On March 1, 1962, delegates from the Independent Schools Education Board (ISEB) and the National Council of Independent Schools (NCIS) voted to establish an entity with the name National Association of Independent Schools (NAIS). See a timeline of highlights
, or read the articles below for more in-depth looks at NAIS's history.
History of NAIS, 1991-2001August 6, 2006 This memoir of NAIS by former NAIS President Peter D. Relic recalls NAIS's move from Boston to DC and the association's expansion in the areas of government relations and public affairs.
My Years at NAIS: 1978-1991
July 6, 2006 This brief history of NAIS by its second president, John Esty, covers the association's enhanced presence in Washington, DC; NAIS's early commitment to diversity, and the development of the term "independent education."
This history of NAIS between 1974 and 1976 outlines changes to the organization of the NAIS board and discussions about the association's purpose, structure, and services. It was written by Thomas Read, who served as a consultant to the NAIS board during this critical period in the organization's history.
A feature of the 1987 annual conference of NAIS in Boston was the luncheon on February 26 to celebrate the founding of the organization 25 years earlier. 25 years? The record would certainly substantiate that on March 1, 1962, delegates from the Independent Schools Education Board (ISEB) and the National Council of Independent Schools (NCIS) voted at a meeting in New York to establish an entity with the name National Association of Independent Schools.
Since September 11, 2001, it has become a truism to say the world has changed. But when I looked through the stack of Independent School magazines published between 1991 and 2001, I was newly struck by how different things really are in this millennium — for schools as for everyone else. It's more than security concerns and an ongoing war that have changed us. Today, as an English teacher back in the classroom after nearly 30 years away, I see at every moment of my class that the process of teaching and learning — indeed, kids themselves — have been retooled by technology. Yet in the 23 issues of Independent School that I reviewed for this article, technology is discussed infrequently — and there is certainly no premonition that our world will be shaken by terrorism in the 21st century.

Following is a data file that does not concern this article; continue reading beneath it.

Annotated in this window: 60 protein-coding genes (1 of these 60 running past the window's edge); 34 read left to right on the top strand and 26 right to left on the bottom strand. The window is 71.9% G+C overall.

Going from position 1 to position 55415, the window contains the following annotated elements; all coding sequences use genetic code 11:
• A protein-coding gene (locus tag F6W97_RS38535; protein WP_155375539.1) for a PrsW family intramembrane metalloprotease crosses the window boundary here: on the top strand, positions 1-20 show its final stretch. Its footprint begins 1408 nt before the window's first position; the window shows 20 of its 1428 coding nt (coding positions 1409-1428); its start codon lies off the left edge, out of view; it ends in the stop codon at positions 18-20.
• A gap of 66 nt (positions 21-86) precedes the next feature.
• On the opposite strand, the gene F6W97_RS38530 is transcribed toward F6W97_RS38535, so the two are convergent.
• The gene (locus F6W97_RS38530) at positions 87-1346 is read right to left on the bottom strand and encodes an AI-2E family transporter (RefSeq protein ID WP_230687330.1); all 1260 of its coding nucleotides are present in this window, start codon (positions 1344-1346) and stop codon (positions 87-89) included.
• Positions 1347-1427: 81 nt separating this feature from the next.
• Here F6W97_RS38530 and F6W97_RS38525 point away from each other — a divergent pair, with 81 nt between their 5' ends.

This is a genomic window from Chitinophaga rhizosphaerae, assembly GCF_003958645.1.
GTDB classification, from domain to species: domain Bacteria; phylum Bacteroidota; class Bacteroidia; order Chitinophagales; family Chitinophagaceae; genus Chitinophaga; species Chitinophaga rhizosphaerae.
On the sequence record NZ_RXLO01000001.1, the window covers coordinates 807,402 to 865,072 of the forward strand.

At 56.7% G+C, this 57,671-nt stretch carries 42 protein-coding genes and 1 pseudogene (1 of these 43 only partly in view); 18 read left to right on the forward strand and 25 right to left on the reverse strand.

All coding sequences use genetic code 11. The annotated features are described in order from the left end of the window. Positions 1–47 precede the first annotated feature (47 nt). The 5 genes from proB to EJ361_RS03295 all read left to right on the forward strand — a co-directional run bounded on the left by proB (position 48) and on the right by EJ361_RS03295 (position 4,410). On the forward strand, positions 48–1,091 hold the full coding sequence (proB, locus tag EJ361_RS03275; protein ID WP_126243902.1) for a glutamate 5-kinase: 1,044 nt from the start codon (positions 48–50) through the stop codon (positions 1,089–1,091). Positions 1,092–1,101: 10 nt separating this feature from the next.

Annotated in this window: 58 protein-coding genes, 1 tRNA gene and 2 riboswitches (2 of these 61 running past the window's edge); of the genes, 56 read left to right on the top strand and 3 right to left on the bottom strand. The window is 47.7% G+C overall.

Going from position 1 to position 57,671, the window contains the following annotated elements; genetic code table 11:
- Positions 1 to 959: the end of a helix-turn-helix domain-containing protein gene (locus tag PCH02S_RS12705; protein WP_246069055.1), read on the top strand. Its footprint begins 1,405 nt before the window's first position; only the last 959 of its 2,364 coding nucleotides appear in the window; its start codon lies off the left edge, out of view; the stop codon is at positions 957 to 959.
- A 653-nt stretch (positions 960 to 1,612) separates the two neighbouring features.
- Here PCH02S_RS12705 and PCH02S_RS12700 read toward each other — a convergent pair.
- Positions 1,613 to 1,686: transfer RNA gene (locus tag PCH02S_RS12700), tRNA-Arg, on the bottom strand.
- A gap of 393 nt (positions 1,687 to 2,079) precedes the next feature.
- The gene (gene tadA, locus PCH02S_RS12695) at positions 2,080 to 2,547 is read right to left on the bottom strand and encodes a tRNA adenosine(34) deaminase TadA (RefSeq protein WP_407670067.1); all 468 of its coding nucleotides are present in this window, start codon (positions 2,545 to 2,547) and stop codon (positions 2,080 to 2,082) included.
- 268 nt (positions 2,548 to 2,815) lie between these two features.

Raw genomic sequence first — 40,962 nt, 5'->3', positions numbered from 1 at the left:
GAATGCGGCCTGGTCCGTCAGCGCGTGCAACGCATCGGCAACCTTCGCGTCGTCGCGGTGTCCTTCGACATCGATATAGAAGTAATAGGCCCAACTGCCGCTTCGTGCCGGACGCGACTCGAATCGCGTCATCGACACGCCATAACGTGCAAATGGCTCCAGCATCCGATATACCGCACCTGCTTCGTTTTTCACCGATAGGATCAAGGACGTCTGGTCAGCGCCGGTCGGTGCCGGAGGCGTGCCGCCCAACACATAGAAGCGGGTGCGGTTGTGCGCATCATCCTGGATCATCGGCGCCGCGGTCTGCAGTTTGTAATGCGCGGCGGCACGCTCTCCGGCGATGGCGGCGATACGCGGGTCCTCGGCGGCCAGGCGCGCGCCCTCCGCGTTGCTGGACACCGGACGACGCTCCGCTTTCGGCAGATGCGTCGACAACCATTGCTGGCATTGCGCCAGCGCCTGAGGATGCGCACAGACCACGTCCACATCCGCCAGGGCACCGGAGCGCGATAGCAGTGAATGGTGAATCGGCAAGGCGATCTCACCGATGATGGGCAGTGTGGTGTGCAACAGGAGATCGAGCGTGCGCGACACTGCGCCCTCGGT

Activist Tom Hayden, in a speech to the Cum Laude Society that was reprinted in the magazine in 1979, puts it another way, "The people of the 1970s have learned too much; they are in the shadow of the knowledge of the 1960s."Still, to read back issues of Independent School from the 1970s is to enter a world with its own set of concerns. The Vietnam War would come to a ragged end, Richard Nixon would resign in shame, the U.S. economy would tank, an energy crisis would suddenly erupt, and the lingering distrust for the Establishment — or at least the way the Establishment behaved — forced a deep introspection by the nation and by its schools. If the 1960s were rebellious years, the 1970s were disquieting years — a nation puzzled by where it had just been, and anxious about where it was going.
I've been doing some heavy reading this fall — literally — leafing through the bound volumes of the Independent School Bulletin. The magazine, which would drop "Bulletin" from its name in 1976, began the month before Japan bombed Pearl Harbor, becoming the first and, to this day, only magazine focused primarily on precollegiate independent education. What's so striking about the early years is the way these volumes open windows on a school world like and unlike today's, showing us how much we have changed, and how much abides.